I personally find the Black-spotted Rock frogs most charming and therefore I had shot them with various angles.

(Black-spotted Rock frogs)

(Black-spotted Rock frogs)

When the black-spotted rock frogs were in abundant, it was not difficult to spot at least 2 of them together. Some of my friends saw 3 to 5 of them in a single spot, I could only shoot 2 in a frame.

(A pair of Black-spotted Rock frogs)

Thanks to my friend, Allan, who found a black-spotting rock frog having a male Euphaea ochracea damselfly as lunch near the waterfall. This is my first time seeing a frog eating and this has to be my catch of the day!

(Black-spotted rock frog having damselfly as lunch!)

(Black-spotted rock frog having damselfly as lunch!)

Happy with what I had already shot, I put aside my camera gear to join Yan Leong, Allan & Chiat Pin for a cool dip in the stream. OMG! It was cold in there!

(Photo credit : Hazel Han)

(Photo credit : Hazel Han)

After a tired but rewarding day, we deserved a good dinner at Cathay Restaurant in Kulai.

(Photo credit : Tony Png)

(Photo credit : Tony Png)

Reference : Wikipedia

Dragonfly (46a) – Idionyx ylanda, female

Family : Corduliidae
Common Name : Shadowdancer
Status : Rare
Location : Venus Drive

This is a relatively small dragonfly spotted at Venus Drive this morning. It has very thin abdomen and usually found perched, hanging vertically from high branches.

IMG_8829

(Female, Venus Drive – 8 June 2013)

According to Mr Tang Hung Bun’s Dragonflies Book, it was once listed as a critically endangered species in the Singapore Red Data Book, but the present knowledge suggests a less threatened status.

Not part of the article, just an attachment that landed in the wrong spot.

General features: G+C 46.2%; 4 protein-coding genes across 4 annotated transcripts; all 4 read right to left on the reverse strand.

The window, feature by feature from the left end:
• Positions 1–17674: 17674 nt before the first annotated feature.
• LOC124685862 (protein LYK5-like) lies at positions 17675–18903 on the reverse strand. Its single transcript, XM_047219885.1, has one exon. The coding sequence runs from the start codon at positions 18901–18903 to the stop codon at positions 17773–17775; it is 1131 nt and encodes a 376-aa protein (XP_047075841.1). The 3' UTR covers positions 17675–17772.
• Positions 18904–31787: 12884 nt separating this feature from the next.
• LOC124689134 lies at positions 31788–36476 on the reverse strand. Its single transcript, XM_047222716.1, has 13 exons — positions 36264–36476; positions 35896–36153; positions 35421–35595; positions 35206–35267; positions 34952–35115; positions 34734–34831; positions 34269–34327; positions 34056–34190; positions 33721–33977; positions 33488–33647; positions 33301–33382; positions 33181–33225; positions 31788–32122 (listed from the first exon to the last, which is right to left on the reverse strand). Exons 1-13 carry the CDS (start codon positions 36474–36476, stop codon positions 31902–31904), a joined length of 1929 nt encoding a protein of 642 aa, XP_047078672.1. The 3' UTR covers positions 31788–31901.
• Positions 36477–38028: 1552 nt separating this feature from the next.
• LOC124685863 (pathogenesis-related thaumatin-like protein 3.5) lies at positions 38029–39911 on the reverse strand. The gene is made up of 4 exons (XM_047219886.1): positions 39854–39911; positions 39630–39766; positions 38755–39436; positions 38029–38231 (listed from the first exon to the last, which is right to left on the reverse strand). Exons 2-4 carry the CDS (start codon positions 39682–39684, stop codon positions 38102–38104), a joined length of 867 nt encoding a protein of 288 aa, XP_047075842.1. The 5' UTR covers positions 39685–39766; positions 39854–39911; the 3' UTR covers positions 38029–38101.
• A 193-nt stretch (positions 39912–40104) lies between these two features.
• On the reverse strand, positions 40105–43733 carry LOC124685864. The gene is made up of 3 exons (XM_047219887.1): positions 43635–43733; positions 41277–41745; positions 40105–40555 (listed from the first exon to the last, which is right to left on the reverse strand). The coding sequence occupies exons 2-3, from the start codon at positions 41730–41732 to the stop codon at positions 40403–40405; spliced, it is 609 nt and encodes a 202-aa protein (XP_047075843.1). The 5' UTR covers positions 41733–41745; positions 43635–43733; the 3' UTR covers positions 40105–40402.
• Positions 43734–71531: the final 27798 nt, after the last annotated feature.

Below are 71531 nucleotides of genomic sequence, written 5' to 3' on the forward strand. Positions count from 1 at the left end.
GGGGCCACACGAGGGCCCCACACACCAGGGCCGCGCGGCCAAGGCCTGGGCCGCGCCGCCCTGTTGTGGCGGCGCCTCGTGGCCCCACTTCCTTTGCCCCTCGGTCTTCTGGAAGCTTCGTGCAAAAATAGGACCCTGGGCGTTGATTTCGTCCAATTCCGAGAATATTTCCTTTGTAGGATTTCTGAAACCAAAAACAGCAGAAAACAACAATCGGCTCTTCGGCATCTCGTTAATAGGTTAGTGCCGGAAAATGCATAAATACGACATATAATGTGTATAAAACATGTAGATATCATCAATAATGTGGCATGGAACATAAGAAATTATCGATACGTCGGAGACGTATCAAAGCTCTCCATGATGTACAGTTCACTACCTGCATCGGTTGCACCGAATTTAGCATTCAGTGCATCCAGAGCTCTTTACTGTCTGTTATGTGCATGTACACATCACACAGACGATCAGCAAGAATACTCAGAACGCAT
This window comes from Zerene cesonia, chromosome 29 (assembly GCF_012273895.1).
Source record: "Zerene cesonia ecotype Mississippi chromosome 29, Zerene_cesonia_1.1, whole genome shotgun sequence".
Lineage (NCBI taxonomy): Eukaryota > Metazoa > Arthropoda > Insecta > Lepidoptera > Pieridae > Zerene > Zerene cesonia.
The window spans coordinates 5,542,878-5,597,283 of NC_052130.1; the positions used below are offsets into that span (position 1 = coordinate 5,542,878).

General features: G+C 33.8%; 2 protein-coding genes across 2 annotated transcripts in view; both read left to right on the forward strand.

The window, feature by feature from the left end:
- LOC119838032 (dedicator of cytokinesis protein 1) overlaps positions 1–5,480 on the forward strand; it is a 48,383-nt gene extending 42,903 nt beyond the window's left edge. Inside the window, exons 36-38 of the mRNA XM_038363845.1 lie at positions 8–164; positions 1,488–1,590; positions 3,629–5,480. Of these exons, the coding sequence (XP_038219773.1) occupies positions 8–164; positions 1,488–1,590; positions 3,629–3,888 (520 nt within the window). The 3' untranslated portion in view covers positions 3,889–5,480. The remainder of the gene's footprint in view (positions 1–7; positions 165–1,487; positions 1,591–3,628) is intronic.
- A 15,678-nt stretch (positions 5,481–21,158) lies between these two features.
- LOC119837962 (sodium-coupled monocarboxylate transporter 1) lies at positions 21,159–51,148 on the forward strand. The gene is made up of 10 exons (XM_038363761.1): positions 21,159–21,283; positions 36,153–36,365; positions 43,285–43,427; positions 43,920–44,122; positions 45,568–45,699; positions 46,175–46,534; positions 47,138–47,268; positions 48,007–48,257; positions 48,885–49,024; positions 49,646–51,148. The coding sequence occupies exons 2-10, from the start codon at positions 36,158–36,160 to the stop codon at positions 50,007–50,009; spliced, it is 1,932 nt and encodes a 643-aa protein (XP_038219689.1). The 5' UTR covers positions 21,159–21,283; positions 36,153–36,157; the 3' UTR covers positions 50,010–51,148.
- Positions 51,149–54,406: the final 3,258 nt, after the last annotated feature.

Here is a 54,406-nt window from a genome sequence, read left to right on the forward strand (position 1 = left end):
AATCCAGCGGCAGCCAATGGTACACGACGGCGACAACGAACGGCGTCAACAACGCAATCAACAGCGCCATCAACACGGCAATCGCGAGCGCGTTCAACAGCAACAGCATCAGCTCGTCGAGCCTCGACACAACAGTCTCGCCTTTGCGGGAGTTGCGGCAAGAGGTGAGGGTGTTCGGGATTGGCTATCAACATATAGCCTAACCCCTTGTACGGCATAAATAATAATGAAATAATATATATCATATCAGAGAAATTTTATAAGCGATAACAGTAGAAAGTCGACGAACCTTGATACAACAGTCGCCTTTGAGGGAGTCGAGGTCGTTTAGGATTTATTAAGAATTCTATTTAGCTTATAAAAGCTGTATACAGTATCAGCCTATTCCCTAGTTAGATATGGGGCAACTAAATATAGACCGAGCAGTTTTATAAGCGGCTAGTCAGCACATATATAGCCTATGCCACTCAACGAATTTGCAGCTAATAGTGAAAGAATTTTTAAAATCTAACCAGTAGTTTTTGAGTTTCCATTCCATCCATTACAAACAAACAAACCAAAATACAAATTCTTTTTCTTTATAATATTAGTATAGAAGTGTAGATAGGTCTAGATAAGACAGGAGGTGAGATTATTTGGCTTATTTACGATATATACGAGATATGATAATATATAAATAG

IMG_8852

(Female, Venus Drive – 8 June 2013)

Can dragonflies and damselflies be good neighbours?

From my observation, many male damselflies species show very strong territory behaviour. They will find a good breeding ground which then becomes his territory. The size of the territorial area varies with different species. For eg. the Libellago family usually establish their territories ranging from 1.5 to 3 metres. The males would perch on their favorite spot and overlook their territory. If another male of the same species attempts to take his territory he will then try to chase him away. If any mature receptive female enters his space, he will attempt to mate with her. It is unlikely to see two males of the same species become good neighbours. However, the territory holder is more tolerant to other males or females of different species as demonstrated by the 2 images below: